SAO PAULO (Reuters) - Bank’s services fees face “secular downward” pressure in the long run, which will drive lenders back toward credit transactions whose margins are resilient to competition and new technologies, a senior executive at management consultants Accenture Plc (ACN.N) said.
Banks have relied in recent years on sales of insurance, credit/debit cards, asset management and other products as a way to offset narrowing margins on lending-related activities and higher capital requirements. Return on equity in those so-called fee segments can be three or four times bigger than in lending.
But Alan McIntyre, senior managing director for global banking at Accenture’s consulting arm, said services such as investment advisory or payment processing are some of the ripest for innovation. Technology helps financial start-ups gain customers at the expense of traditional banks, which face “fee margin compression because of compressive disruption,” he said.
Traditional lenders, as a result, will end up relying more on lending spreads, McIntyre told Reuters in an interview, given that “they will not easily undergo compression, due to their complexity in many cases.”
His remarks underscore how technology could make banking far more personalized and reliant on relationships than many think. Artificial intelligence will be the main channel through which banks will interact with their customers by the end of the decade, McIntyre’s group said in a report earlier this year.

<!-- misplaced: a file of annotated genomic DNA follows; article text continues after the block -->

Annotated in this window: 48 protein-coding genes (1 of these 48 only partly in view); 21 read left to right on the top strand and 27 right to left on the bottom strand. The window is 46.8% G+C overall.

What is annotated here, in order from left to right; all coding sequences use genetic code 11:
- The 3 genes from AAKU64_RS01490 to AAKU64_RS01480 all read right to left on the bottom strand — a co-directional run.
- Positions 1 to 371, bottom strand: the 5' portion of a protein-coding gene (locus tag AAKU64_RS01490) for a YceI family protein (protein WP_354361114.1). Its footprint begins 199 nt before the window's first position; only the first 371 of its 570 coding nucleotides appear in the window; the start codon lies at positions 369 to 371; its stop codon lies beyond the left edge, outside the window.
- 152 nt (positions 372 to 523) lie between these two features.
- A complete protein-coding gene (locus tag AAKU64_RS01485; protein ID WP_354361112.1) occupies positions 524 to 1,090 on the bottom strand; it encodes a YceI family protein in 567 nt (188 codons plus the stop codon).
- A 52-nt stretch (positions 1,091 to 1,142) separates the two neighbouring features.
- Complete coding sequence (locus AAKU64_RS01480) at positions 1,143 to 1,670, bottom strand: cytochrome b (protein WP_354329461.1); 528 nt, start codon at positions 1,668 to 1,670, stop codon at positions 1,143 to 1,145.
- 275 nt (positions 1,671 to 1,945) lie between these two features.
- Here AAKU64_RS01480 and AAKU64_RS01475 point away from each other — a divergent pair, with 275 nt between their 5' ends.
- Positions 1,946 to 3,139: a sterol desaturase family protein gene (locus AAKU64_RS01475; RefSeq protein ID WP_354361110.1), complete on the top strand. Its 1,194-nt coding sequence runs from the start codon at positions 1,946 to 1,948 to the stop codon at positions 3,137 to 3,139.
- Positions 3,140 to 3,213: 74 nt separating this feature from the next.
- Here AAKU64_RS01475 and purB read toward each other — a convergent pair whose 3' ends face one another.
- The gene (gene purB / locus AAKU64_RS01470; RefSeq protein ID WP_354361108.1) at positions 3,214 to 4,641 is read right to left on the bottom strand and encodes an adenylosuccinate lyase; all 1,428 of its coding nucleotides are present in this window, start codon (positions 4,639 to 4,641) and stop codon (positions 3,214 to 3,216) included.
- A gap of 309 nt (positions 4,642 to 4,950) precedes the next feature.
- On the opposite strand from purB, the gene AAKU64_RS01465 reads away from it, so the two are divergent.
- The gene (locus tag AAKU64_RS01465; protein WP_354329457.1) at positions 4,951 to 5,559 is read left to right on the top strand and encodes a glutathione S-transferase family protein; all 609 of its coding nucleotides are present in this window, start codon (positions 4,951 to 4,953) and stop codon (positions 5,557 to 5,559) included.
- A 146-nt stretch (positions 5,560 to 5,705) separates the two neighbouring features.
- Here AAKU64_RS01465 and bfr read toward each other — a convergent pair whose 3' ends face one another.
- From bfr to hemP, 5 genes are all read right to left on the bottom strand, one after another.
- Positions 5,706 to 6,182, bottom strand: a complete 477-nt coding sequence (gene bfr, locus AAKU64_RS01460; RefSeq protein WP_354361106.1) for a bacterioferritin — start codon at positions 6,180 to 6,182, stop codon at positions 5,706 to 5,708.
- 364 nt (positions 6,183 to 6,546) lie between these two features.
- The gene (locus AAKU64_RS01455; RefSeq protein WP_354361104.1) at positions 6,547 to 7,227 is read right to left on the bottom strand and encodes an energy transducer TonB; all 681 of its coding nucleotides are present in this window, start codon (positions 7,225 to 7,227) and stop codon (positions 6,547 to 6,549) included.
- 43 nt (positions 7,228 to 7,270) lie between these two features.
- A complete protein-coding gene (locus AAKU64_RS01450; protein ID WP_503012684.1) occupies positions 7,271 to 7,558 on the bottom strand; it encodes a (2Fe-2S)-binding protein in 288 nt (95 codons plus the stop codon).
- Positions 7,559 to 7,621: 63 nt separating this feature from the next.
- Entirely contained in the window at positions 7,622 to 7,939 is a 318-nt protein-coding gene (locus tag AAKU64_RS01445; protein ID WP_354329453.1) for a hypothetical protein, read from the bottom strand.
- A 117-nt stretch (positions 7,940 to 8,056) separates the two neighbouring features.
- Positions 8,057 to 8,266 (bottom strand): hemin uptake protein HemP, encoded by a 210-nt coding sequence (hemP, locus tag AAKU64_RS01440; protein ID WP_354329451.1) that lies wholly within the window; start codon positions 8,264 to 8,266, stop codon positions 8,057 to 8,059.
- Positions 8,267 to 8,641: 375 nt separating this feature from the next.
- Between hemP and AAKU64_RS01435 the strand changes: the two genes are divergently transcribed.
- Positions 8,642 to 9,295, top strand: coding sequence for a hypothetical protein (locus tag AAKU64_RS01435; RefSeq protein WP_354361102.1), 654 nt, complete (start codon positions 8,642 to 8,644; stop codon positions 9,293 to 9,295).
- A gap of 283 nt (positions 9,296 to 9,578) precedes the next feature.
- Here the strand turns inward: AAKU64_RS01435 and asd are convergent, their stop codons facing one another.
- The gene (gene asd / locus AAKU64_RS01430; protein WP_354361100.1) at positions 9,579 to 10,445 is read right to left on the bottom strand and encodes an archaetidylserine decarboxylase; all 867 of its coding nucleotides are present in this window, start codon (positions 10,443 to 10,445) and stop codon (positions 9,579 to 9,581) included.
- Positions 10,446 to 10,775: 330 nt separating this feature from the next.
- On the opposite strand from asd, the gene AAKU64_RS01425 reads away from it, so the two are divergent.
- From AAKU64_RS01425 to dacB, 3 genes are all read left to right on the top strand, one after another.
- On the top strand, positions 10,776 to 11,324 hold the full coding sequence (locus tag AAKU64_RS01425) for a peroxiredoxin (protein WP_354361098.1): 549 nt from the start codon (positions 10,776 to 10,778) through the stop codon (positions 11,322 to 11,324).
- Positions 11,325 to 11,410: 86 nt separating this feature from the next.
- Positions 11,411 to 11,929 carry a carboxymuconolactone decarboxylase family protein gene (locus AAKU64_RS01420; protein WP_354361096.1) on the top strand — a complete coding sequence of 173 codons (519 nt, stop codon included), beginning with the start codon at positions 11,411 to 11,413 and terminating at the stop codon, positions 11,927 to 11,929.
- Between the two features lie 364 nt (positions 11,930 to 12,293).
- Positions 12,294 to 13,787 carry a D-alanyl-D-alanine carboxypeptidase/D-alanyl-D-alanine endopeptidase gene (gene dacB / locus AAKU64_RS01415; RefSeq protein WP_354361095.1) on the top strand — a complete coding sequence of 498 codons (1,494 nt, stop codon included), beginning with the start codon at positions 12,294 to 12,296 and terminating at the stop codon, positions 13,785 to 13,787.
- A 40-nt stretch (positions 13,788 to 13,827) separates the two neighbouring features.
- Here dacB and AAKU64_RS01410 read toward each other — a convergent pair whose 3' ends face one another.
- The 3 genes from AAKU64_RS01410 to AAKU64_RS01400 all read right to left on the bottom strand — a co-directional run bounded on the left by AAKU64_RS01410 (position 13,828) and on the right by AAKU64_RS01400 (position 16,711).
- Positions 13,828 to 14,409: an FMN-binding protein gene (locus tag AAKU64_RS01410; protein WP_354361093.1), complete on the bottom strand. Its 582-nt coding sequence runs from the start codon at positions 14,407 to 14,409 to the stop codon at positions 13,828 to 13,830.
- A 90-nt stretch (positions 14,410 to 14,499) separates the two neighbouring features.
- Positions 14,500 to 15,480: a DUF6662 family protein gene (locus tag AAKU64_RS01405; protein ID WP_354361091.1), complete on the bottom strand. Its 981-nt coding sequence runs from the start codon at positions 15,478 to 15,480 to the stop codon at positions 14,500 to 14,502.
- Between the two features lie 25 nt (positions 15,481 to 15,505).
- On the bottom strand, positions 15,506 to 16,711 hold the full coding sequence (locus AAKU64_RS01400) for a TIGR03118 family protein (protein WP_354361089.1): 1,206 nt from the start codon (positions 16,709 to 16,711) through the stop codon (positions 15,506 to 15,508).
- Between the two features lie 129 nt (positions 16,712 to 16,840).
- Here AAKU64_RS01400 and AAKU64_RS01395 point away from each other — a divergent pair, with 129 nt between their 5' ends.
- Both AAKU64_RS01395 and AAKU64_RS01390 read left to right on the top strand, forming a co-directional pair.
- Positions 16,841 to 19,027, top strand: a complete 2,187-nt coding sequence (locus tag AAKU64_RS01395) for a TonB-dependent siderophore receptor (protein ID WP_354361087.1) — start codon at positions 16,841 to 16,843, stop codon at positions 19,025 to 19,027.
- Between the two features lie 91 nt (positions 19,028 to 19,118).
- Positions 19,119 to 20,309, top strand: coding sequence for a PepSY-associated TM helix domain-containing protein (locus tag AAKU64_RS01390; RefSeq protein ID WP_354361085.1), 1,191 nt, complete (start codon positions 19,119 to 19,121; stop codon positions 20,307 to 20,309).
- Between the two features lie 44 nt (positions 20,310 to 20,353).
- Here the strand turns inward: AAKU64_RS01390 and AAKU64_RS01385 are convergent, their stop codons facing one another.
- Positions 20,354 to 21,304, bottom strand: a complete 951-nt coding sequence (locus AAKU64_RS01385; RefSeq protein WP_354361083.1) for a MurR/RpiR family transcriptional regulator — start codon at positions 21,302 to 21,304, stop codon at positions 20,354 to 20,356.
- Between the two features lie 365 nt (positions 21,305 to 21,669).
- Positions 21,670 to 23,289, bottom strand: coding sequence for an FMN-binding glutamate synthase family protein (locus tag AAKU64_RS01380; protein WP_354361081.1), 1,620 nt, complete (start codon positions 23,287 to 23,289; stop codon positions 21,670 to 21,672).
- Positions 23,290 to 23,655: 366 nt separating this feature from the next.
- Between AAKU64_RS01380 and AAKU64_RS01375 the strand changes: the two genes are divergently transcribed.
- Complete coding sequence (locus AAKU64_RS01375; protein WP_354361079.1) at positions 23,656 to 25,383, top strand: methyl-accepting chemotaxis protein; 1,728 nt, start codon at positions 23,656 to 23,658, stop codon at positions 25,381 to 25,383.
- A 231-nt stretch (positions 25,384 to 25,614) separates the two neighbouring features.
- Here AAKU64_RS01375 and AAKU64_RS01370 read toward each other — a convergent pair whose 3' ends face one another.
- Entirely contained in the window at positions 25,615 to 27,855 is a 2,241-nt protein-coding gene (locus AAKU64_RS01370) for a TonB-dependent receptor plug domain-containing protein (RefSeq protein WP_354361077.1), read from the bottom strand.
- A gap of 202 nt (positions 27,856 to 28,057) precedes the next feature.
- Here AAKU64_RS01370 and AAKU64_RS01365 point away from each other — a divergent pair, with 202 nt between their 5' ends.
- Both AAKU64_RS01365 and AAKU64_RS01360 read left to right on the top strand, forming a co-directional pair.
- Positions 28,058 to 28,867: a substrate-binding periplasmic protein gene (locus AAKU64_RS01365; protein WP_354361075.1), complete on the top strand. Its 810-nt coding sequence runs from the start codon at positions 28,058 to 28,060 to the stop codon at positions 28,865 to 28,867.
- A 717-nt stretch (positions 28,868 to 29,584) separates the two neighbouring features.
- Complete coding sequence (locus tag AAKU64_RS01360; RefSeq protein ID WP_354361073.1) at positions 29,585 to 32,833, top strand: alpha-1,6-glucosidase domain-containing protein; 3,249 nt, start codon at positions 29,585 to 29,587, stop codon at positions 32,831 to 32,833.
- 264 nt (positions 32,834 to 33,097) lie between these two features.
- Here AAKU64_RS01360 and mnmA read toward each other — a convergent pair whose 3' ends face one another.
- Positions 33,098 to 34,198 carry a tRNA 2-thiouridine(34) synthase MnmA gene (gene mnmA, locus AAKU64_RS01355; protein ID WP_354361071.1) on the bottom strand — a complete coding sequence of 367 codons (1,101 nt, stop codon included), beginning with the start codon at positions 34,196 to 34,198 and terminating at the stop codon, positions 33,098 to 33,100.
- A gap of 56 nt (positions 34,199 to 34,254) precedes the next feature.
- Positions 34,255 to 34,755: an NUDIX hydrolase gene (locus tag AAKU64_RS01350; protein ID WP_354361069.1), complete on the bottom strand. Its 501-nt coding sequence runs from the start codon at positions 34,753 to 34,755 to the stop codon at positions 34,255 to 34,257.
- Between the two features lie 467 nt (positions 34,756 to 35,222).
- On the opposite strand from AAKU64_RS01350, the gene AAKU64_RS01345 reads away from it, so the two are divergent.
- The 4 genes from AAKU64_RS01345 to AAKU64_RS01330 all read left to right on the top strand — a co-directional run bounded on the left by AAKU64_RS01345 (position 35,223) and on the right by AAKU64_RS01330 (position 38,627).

McIntyre, in Brazil over the past week to visit customers, said so-called “Big Tech” is wary of entering the territory of banks due to fear of central bank regulations.
Digital customer experience is not really enough to steal many customers away from traditional banking relationships, he said, noting that customers are moving on to digital ones at a single-digit pace in many markets.
“The existing threat is Big Tech intermediating bank customers and leaving banks as utilities who provide products but don’t manage the customer relationship,” McIntyre said.
He added that Brazilian banks have a “false sense of security” in their profitability, noting that domestic and global peers alike must think more seriously about efficiency to remain attractive to investors.
Reporting by Guillermo Parra-Bernal; Editing by Dan Grebler